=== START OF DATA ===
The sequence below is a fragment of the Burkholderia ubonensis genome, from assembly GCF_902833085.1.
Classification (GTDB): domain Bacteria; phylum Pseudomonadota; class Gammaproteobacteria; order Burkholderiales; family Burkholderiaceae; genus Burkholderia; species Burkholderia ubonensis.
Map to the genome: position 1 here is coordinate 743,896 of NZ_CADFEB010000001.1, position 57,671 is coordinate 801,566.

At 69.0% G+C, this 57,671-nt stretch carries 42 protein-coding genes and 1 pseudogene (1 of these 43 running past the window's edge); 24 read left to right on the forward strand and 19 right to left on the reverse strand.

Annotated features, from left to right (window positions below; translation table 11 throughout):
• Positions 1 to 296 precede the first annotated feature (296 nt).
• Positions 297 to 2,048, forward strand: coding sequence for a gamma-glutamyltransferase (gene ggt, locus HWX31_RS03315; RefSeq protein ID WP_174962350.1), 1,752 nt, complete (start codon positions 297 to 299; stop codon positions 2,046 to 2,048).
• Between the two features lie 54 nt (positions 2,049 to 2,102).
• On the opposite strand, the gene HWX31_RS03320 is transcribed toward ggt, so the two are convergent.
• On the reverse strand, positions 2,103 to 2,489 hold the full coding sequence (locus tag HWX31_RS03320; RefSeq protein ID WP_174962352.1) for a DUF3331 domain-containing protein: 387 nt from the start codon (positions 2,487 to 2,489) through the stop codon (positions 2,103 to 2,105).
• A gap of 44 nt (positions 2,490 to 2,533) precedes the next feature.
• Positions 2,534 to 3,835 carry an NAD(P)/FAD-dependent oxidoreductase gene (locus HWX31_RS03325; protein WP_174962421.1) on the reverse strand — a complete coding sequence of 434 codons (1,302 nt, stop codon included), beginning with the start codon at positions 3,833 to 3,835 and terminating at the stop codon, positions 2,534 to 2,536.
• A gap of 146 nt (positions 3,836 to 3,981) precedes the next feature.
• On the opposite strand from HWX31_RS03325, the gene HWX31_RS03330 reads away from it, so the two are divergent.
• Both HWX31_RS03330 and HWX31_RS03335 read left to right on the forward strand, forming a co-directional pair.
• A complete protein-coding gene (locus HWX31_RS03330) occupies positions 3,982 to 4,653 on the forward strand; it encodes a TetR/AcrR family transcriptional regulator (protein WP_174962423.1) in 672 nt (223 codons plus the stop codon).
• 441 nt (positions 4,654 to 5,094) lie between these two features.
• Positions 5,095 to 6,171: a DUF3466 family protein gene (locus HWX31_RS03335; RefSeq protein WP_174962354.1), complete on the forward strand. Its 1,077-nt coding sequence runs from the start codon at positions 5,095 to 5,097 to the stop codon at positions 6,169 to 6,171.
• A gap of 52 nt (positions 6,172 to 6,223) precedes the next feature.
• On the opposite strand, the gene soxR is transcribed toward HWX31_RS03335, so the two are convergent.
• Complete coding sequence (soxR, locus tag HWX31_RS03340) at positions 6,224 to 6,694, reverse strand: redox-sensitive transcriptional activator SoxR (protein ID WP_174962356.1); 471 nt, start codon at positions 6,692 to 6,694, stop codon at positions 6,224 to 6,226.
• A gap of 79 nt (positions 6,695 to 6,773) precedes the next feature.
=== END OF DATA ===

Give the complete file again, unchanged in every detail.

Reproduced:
The sequence below is a fragment of the Burkholderia ubonensis genome, from assembly GCF_902833085.1.
Classification (GTDB): domain Bacteria; phylum Pseudomonadota; class Gammaproteobacteria; order Burkholderiales; family Burkholderiaceae; genus Burkholderia; species Burkholderia ubonensis.
Map to the genome: position 1 here is coordinate 743,896 of NZ_CADFEB010000001.1, position 57,671 is coordinate 801,566.

At 69.0% G+C, this 57,671-nt stretch carries 42 protein-coding genes and 1 pseudogene (1 of these 43 running past the window's edge); 24 read left to right on the forward strand and 19 right to left on the reverse strand.

Annotated features, from left to right (window positions below; translation table 11 throughout):
• Positions 1 to 296 precede the first annotated feature (296 nt).
• Positions 297 to 2,048, forward strand: coding sequence for a gamma-glutamyltransferase (gene ggt, locus HWX31_RS03315; RefSeq protein ID WP_174962350.1), 1,752 nt, complete (start codon positions 297 to 299; stop codon positions 2,046 to 2,048).
• Between the two features lie 54 nt (positions 2,049 to 2,102).
• On the opposite strand, the gene HWX31_RS03320 is transcribed toward ggt, so the two are convergent.
• On the reverse strand, positions 2,103 to 2,489 hold the full coding sequence (locus tag HWX31_RS03320; RefSeq protein ID WP_174962352.1) for a DUF3331 domain-containing protein: 387 nt from the start codon (positions 2,487 to 2,489) through the stop codon (positions 2,103 to 2,105).
• A gap of 44 nt (positions 2,490 to 2,533) precedes the next feature.
• Positions 2,534 to 3,835 carry an NAD(P)/FAD-dependent oxidoreductase gene (locus HWX31_RS03325; protein WP_174962421.1) on the reverse strand — a complete coding sequence of 434 codons (1,302 nt, stop codon included), beginning with the start codon at positions 3,833 to 3,835 and terminating at the stop codon, positions 2,534 to 2,536.
• A gap of 146 nt (positions 3,836 to 3,981) precedes the next feature.
• On the opposite strand from HWX31_RS03325, the gene HWX31_RS03330 reads away from it, so the two are divergent.
• Both HWX31_RS03330 and HWX31_RS03335 read left to right on the forward strand, forming a co-directional pair.
• A complete protein-coding gene (locus HWX31_RS03330) occupies positions 3,982 to 4,653 on the forward strand; it encodes a TetR/AcrR family transcriptional regulator (protein WP_174962423.1) in 672 nt (223 codons plus the stop codon).
• 441 nt (positions 4,654 to 5,094) lie between these two features.
• Positions 5,095 to 6,171: a DUF3466 family protein gene (locus HWX31_RS03335; RefSeq protein WP_174962354.1), complete on the forward strand. Its 1,077-nt coding sequence runs from the start codon at positions 5,095 to 5,097 to the stop codon at positions 6,169 to 6,171.
• A gap of 52 nt (positions 6,172 to 6,223) precedes the next feature.
• On the opposite strand, the gene soxR is transcribed toward HWX31_RS03335, so the two are convergent.
• Complete coding sequence (soxR, locus tag HWX31_RS03340) at positions 6,224 to 6,694, reverse strand: redox-sensitive transcriptional activator SoxR (protein ID WP_174962356.1); 471 nt, start codon at positions 6,692 to 6,694, stop codon at positions 6,224 to 6,226.
• A gap of 79 nt (positions 6,695 to 6,773) precedes the next feature.